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06 May 2020 - 09 May 2020

Prehospital Plasma Transfusion Ups Trauma Patient’s Survival

By HospiMedica International staff writers
Posted on 31 Dec 2019
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Image: Blood plasma administration provides a survival benefit during long transport times (Photo courtesy of Getty Images)
Image: Blood plasma administration provides a survival benefit during long transport times (Photo courtesy of Getty Images)
Plasma transfusion during transport for patients with severe trauma is associated with greater survival if the transport takes more than 20 minutes, according to a new study.

Researchers at the University of Pittsburgh Medical Center (UPMC, PA, USA), the U.S. Army Institute of Surgical Research (USAISR; Fort Sam Houston, TX, USA), and other institutions conducted a post-hoc analysis of the Prehospital Air Medical Plasma (PAMPer) and the Control of Major Bleeding After Trauma (COMBAT) clinical trials to clarify how prehospital plasma transfusion and transport time affected 28-day mortality. In all, 626 patients in both clinical trials were randomly assigned to receive either standard care or 2 U of thawed plasma, or crystalloid-based resuscitation.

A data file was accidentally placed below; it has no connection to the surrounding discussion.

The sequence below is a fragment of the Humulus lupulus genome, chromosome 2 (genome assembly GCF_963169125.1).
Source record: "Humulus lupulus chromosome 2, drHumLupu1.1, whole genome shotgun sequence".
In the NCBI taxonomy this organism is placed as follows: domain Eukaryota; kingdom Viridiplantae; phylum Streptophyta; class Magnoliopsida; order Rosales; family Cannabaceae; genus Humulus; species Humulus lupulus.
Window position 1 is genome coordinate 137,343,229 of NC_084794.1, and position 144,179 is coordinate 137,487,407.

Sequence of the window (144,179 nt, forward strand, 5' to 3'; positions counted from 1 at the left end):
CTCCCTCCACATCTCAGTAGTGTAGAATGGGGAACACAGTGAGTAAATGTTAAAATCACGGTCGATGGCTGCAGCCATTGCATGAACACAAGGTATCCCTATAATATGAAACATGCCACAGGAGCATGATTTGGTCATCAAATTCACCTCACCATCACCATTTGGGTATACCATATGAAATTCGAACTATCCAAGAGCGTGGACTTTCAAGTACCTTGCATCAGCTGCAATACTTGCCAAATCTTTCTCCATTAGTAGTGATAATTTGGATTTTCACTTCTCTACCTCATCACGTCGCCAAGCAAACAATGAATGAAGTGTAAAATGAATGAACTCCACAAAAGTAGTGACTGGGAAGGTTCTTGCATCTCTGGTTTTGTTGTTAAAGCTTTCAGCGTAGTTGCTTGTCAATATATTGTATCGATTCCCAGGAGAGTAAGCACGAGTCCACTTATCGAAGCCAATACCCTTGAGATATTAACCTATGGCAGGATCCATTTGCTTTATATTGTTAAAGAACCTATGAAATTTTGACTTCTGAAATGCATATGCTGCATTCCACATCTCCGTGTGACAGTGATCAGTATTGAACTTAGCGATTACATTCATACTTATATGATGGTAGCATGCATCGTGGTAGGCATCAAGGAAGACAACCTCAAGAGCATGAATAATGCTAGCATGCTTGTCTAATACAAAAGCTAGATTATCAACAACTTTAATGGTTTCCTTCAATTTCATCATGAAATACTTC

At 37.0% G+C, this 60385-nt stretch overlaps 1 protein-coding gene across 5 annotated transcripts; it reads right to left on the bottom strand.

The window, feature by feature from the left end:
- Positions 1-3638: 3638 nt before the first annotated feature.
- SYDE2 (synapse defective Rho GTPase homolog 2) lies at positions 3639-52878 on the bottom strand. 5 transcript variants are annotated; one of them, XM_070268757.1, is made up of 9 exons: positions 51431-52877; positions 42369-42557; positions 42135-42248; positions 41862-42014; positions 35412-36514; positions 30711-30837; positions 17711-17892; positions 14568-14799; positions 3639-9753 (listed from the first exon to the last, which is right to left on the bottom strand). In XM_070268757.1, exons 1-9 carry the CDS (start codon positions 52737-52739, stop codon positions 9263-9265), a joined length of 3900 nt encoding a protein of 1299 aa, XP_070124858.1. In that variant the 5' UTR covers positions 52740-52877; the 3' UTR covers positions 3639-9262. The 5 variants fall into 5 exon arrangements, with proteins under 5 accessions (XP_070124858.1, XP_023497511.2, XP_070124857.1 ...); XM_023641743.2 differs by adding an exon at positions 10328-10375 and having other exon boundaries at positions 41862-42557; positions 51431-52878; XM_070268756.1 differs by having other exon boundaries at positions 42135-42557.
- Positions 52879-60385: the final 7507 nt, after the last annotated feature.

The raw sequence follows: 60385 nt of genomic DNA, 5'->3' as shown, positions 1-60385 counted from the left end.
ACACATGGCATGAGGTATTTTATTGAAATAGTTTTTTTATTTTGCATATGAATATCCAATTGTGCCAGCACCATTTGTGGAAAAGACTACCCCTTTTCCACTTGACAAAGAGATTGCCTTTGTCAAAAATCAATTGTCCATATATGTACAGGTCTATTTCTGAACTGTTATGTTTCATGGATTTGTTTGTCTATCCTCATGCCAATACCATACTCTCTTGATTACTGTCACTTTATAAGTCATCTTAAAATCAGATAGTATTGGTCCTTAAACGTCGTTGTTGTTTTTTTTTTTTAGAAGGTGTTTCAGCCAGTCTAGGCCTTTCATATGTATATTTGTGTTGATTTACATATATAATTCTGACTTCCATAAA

The results of the analysis showed a significant overall survival benefit for plasma, after adjustment for injury severity, age, and clinical trial cohort (COMBAT or PAMPer). In addition, a significant association was detected to prehospital transport time. Increased mortality was observed in the crystalloid-based resuscitation group when prehospital transport was longer than 20 minutes, which was not observed in patients that received prehospital plasma. No serious adverse events were associated with prehospital plasma transfusion. The study was published on December 18, 2019, in JAMA Surgery.

“Patients who received prehospital plasma were 47% less likely to arrive at the emergency department with coagulopathy than those who had not received plasma. This association held only for patients who were in transport for longer than 20 minutes,” concluded lead author Anthony Pusateri, PhD, of USAISR, and colleagues. “The present findings have important implications for the treatment of patients with traumatic hemorrhage when surgical care and in-hospital transfusion may be delayed, such as in military settings, in rural and remote trauma, and in civilian disaster scenarios.”

Blood plasma is a yellowish-colored liquid component of blood, also called the “extracellular matrix” of blood cells. Along with platelets, plasma serves an important function and thanks to clotting factors, helps repair damage to blood vessels and stanching bleeding. Frozen plasma can be kept at -25°C or lower for up to three years, and can be used for five days after thawing. Civilian and military clinical practice guidelines call for early transfusion of plasma in cases of severe trauma and hemorrhagic shock so as to achieve a plasma-to-red-blood-cell ratio of 1:1 to 1:2.

Related Links:
University of Pittsburgh Medical Center
U.S. Army Institute of Surgical Research

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